Breast cancer

FILE - In this Jan. 23, 2019, file photo, Syracuse's Tiana Mangakahia dribbles down court in the second quarter of an NCAA basketball game against Miami in Syracuse, N.Y. Mangakahia is halfway through treatment for breast cancer and says she often wonders “Why me?” One of the top women’s basketball players in the country and a player who nearly elected to enter the WNBA draft, the star from Australia says the feedback from doctors has been good and she’ll receive more tests Friday updating the status of her recovery. (AP Photo/Nick Lisi, File)
August 20, 2019 - 5:33 pm
SYRACUSE, N.Y. (AP) — The question "Why me?" has entered her mind, but Tiana Mangakahia knows these things happen all the time. The 24-year-old star point guard for the Syracuse women's basketball team was diagnosed with breast cancer about two months ago, and now she is halfway through...
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FILE - This undated fluorescence-colored microscope image made available by the National Institutes of Health in September 2016 shows a culture of human breast cancer cells. On Tuesday, Aug. 20, 2019, the U.S. Preventive Services Task Force recommended more women should consider gene testing for hereditary breast or ovarian cancer, especially those who've already survived cancer once. (Ewa Krawczyk/National Cancer Institute via AP)
August 20, 2019 - 11:09 am
WASHINGTON (AP) — New health guidelines say more women may benefit from gene testing for hereditary breast or ovarian cancer, especially if they already survived cancer once. Mutations in genes called BRCA1 (pronounced B-R-C-A) and BRCA2 aren't common, but when they're passed through families they...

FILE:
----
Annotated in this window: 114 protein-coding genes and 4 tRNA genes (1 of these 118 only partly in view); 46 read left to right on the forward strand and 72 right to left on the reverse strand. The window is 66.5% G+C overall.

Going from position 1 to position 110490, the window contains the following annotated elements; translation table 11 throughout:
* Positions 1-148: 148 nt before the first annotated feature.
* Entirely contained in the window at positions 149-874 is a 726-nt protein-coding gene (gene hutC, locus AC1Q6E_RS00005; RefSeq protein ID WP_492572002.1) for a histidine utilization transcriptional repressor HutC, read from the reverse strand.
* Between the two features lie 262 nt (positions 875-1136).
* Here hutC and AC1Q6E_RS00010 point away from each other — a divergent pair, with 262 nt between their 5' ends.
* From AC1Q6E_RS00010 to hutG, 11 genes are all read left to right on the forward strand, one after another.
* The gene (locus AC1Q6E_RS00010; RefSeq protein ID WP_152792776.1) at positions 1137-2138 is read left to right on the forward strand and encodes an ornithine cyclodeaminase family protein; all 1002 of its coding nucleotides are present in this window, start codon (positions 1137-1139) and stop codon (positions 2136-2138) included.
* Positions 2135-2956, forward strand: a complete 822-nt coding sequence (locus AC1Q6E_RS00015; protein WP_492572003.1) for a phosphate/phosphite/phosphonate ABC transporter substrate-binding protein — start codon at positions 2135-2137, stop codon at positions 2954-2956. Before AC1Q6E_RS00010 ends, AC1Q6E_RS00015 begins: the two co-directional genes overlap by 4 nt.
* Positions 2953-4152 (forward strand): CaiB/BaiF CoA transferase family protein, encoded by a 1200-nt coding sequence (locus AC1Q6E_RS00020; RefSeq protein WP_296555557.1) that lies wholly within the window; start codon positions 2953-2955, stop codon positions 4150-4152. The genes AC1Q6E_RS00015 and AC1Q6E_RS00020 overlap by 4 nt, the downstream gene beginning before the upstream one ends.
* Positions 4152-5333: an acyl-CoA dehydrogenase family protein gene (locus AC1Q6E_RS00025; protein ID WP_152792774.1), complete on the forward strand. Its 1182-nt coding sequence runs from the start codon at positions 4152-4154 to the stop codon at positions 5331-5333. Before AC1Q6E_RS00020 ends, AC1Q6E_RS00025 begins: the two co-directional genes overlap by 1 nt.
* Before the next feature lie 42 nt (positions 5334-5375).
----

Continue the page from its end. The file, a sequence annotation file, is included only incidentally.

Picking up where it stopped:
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June 03, 2019 - 5:12 pm
CHICAGO (AP) — Newer drugs are substantially improving the chances of survival for some people with hard-to-treat forms of lung, breast and prostate cancer, doctors reported at the world's largest cancer conference. Among those who have benefited is Roszell Mack Jr., who at age 87 is still able to...
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FILE - In this Sept. 18, 2014 file photo, produce is displayed for sale at a farmers market in Kalamazoo, Mich. A study released on Wednesday, May 15, 2019 suggests that trimming dietary fat and eating more fruits and vegetables may lower a woman's risk of dying of breast cancer. (Katie Alaimo/Kalamazoo Gazette via AP)
May 15, 2019 - 5:06 pm
For the first time, a large experiment suggests that trimming dietary fat and eating more fruits and vegetables may lower a woman's risk of dying of breast cancer. The results are notable because they come from a rigorous test involving 49,000 women over two decades rather than other studies that...
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FILE - This Dec. 11, 2006 file photo shows a silicone gel breast implant in Irving, Texas. U.S. health officials are taking another look at the safety of breast implants, the latest review in a decades-long debate. At a two-day meeting that starts Monday, March 25, 2019, a panel of experts for the U.S. Food and Drug Administration will hear from researchers, plastic surgeons and implant makers, as well as from women who believe their ailments were caused by the implants. (AP Photo/Donna McWilliam, File)
March 25, 2019 - 9:30 pm
SILVER SPRING, Md. (AP) — Government medical advisers said Monday it's too soon to ban a type of breast implant that has recently been linked to a rare form of cancer, saying more information is needed to understand the problem. The Food and Drug Administration panel didn't recommend any immediate...
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FILE - This Oct. 14, 2015 file photo shows the Food & Drug Administration campus in Silver Spring, Md. On Friday, March 8, 2019, the FDA approved Roche’s Tecentriq, the first cancer immunotherapy for treating an aggressive type of breast cancer. (AP Photo/Andrew Harnik, File)
March 08, 2019 - 6:26 pm
The U.S. Food and Drug Administration has approved the first immunotherapy drug for breast cancer. Swiss drugmaker Roche's Tecentriq was OK'd Friday for treating advanced triple-negative breast cancer, which accounts for about 15 percent of cases. It's to be given with chemotherapy, the standard...
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